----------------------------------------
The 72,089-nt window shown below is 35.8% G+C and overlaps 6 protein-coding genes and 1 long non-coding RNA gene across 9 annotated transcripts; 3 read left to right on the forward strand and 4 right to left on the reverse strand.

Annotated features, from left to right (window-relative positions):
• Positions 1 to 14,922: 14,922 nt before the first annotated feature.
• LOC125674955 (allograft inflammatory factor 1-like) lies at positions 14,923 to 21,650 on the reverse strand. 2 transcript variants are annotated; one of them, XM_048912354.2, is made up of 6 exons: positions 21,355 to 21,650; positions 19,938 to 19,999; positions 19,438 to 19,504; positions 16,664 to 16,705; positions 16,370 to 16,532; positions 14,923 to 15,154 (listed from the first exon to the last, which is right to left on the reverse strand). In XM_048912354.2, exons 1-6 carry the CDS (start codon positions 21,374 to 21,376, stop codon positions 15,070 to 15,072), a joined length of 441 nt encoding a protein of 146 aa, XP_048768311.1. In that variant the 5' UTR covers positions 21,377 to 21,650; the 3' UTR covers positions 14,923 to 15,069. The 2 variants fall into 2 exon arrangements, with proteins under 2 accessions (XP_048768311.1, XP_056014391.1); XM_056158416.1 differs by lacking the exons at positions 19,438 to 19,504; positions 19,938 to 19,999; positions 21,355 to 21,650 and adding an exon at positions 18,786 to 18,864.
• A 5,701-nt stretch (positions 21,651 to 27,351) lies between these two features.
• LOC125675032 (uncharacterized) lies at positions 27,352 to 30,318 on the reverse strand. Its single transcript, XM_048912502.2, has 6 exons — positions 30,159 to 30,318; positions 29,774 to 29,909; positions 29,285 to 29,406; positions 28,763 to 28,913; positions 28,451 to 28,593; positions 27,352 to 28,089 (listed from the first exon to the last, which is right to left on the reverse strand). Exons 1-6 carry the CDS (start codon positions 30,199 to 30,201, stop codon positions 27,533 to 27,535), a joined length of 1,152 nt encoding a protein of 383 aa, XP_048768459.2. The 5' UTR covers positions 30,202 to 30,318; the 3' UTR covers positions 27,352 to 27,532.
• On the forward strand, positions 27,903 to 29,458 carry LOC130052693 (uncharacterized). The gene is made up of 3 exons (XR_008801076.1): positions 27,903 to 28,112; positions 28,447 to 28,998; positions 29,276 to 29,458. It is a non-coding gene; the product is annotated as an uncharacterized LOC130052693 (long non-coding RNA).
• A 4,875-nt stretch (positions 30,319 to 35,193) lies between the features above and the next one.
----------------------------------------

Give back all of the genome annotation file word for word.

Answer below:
The 72,089-nt window shown below is 35.8% G+C and overlaps 6 protein-coding genes and 1 long non-coding RNA gene across 9 annotated transcripts; 3 read left to right on the forward strand and 4 right to left on the reverse strand.

Annotated features, from left to right (window-relative positions):
• Positions 1 to 14,922: 14,922 nt before the first annotated feature.
• LOC125674955 (allograft inflammatory factor 1-like) lies at positions 14,923 to 21,650 on the reverse strand. 2 transcript variants are annotated; one of them, XM_048912354.2, is made up of 6 exons: positions 21,355 to 21,650; positions 19,938 to 19,999; positions 19,438 to 19,504; positions 16,664 to 16,705; positions 16,370 to 16,532; positions 14,923 to 15,154 (listed from the first exon to the last, which is right to left on the reverse strand). In XM_048912354.2, exons 1-6 carry the CDS (start codon positions 21,374 to 21,376, stop codon positions 15,070 to 15,072), a joined length of 441 nt encoding a protein of 146 aa, XP_048768311.1. In that variant the 5' UTR covers positions 21,377 to 21,650; the 3' UTR covers positions 14,923 to 15,069. The 2 variants fall into 2 exon arrangements, with proteins under 2 accessions (XP_048768311.1, XP_056014391.1); XM_056158416.1 differs by lacking the exons at positions 19,438 to 19,504; positions 19,938 to 19,999; positions 21,355 to 21,650 and adding an exon at positions 18,786 to 18,864.
• A 5,701-nt stretch (positions 21,651 to 27,351) lies between these two features.
• LOC125675032 (uncharacterized) lies at positions 27,352 to 30,318 on the reverse strand. Its single transcript, XM_048912502.2, has 6 exons — positions 30,159 to 30,318; positions 29,774 to 29,909; positions 29,285 to 29,406; positions 28,763 to 28,913; positions 28,451 to 28,593; positions 27,352 to 28,089 (listed from the first exon to the last, which is right to left on the reverse strand). Exons 1-6 carry the CDS (start codon positions 30,199 to 30,201, stop codon positions 27,533 to 27,535), a joined length of 1,152 nt encoding a protein of 383 aa, XP_048768459.2. The 5' UTR covers positions 30,202 to 30,318; the 3' UTR covers positions 27,352 to 27,532.
• On the forward strand, positions 27,903 to 29,458 carry LOC130052693 (uncharacterized). The gene is made up of 3 exons (XR_008801076.1): positions 27,903 to 28,112; positions 28,447 to 28,998; positions 29,276 to 29,458. It is a non-coding gene; the product is annotated as an uncharacterized LOC130052693 (long non-coding RNA).
• A 4,875-nt stretch (positions 30,319 to 35,193) lies between the features above and the next one.